- The Washington Times - Wednesday, October 3, 2007

Baseball has endured as the national pastime for more than a century in part because of how familiar the sport is to fans of all ages.

Every fan knows the best teams at the end of a 162-game season continue to play well in the playoffs. That wild-cards teams don’t stand much of chance. That the best players in the regular season produce in the playoffs. That the Yankees are the favorites every season. That the best league will produce the World Series champion. And that any postseason game involving the New York Yankees will last a minimum of 3½ hours (four hours if the Boston Red Sox are also involved).

But, truth be told, conventional wisdom often gets the shaft in the postseason. Logic? It has no place here.

If history — particularly recent history — is any clue, prepare to be shocked. All previous baseball knowledge doesn’t apply in the playoffs. Don’t believe it? Ask a Yankees fan when the team last won the World Series.

Thus, as the Yankees, Red Sox, Indians, Angels, Diamondbacks, Phillies, Cubs and Rockies — yes, the Rockies are in the playoffs, even if Matt Holliday still hasn’t touched home plate — begin baseball’s best month, here are five common sense axioms that surely won’t be true by the time Bud Selig hands out the Commissioner’s Trophy in the next month. …

1. The hottest teams in September are the hottest teams in October.

Uh, not exactly. Remember last year’s Minnesota Twins? Didn’t think so. They went 16-7 down the stretch and overtook the Detroit Tigers for the AL Central title on the final day of season. Then, the Oakland Athletics swept them in the division series.

And the Tigers, who lost five straight to close the regular season? They cruised past the Yankees and Athletics en route to their first World Series berth in 22 years. Then they were manhandled by the St. Louis Cardinals, who went 12-17 in September to end the season with 83 wins but celebrated their first championship in 24 seasons.

Take heed, Phillies and Rockies. You may have been the talk of baseball the last two weeks, but that won’t count for much once the real show begins today.

2. The wild-card teams are at a distinct disadvantage.

Again, not even close to being true. If anything, the wild-card teams have been the most successful October teams since baseball expanded the playoffs in 1994.

Check this out: Of the 10 wild-card teams that have made the playoffs the last five years, eight won their first-round series. Six won the pennant. Three have won the World Series (the 2002 Angels, the 2003 Marlins and the 2004 Red Sox).

There’s no such thing as home-field advantage in the playoffs.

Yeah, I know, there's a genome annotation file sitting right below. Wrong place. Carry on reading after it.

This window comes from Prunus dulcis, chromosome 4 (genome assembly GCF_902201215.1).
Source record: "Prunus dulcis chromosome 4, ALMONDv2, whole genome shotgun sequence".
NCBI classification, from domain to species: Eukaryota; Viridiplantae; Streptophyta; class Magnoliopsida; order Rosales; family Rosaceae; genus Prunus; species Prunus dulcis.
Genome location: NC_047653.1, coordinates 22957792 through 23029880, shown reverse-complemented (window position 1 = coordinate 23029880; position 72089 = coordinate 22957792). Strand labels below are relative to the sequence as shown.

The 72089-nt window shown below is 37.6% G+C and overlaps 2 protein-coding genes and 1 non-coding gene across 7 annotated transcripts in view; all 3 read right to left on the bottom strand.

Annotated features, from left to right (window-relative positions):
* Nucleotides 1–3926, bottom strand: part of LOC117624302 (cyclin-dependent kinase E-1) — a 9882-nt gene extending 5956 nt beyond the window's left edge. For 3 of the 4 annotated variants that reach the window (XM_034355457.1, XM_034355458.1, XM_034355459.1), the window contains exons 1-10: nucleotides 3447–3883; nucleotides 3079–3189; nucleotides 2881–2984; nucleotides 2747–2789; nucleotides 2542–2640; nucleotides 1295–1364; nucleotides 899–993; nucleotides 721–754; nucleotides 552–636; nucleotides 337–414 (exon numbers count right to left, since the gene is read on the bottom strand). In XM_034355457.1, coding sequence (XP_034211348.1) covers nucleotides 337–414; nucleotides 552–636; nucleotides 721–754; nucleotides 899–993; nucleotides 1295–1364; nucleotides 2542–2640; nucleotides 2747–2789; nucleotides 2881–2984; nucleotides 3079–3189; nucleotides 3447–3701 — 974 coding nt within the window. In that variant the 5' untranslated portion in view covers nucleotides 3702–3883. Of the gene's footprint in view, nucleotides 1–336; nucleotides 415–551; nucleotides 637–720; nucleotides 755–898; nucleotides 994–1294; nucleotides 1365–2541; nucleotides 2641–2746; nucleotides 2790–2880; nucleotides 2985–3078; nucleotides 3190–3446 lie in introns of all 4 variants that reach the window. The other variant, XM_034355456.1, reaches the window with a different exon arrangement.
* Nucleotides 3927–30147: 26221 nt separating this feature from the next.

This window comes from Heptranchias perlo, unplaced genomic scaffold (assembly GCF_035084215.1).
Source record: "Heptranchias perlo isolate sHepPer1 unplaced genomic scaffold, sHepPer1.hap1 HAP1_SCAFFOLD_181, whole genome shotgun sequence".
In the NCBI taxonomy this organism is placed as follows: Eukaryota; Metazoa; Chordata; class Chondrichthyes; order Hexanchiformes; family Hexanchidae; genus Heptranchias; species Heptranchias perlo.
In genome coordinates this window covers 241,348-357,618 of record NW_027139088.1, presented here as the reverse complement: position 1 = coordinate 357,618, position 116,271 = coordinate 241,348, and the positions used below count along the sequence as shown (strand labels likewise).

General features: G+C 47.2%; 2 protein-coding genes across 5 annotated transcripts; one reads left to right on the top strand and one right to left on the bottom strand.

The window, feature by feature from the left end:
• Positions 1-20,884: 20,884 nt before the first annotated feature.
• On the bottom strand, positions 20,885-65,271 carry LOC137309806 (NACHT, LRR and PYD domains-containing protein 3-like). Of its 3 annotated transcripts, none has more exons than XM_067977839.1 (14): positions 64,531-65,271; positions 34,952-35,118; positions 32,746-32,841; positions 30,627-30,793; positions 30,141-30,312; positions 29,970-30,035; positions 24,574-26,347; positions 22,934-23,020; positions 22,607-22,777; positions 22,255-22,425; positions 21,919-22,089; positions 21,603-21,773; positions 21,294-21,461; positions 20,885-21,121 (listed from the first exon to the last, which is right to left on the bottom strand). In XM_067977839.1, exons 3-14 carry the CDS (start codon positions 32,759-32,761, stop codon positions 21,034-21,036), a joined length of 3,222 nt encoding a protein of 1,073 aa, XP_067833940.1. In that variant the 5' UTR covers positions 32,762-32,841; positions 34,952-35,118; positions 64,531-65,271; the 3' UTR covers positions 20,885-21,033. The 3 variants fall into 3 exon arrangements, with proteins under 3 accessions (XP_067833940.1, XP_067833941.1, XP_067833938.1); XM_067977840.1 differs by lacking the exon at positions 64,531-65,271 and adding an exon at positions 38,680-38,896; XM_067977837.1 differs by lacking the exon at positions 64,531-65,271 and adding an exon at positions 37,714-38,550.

3. The best players during the season come up big in the playoffs.

Paging Alex Rodriguez. A-Rod to a white courtesy phone, please.

History is littered with regular-season MVPs who can’t handle the pressure of the postseason, and Rodriguez is only the latest example. The dynamic slugger may be a shoo-in for his third AL MVP, but Yankees fans will never praise him until he performs in October.

In four playoff series in pinstripes, Rodriguez has hit .240 with three homers and eight RBI. The last two years, he has hit .103 with no RBI. (Note to Indians manager Eric Wedge: Don’t pitch around the guy. Make him beat you.)

Rodriguez, of course, isn’t the only regular-season star who has crumbled in the playoffs. Barry Bonds’ career postseason average is .245. Throw out his remarkable 2002 run with the Giants and it plummets to .198.

Pitchers aren’t immune to playoff yips, either. Two-time Cy Young Award winner Johan Santana is 1-4 in the postseason. Greg Maddux is 10-11. Tigers ace Justin Verlander transformed from rookie sensation to bust last fall, posting a 5.82 ERA in four playoff outings.

4. The Yankees will inevitably win.

Um, have you been paying attention for the last six seasons? The Bronx Bombers last won the World Series in 2000. Since then, they have been to only two World Series (2001 and 2003) and lost both.

5. The American League was far superior during the regular season, so the team that emerges from the AL will dominate the National League champion in the World Series.

This is what everyone said last season. The AL had five 90-win teams, including the White Sox, who finished third in their division. The NL had one 90-win team and a World Series representative (the Cardinals) that barely played .500 ball for the season.

It didn’t matter. The Cardinals got hot at the right time and took the Series from the Tigers in five games.

So as you hunker down in your La-Z-Boy for what promises to be another wild postseason, keep this in mind: Forget everything you know. Expect the unexpected. Believe in all possibilities.

But be prepared for the Yankees games to drag on until all hours of the night. Some things still are certain.


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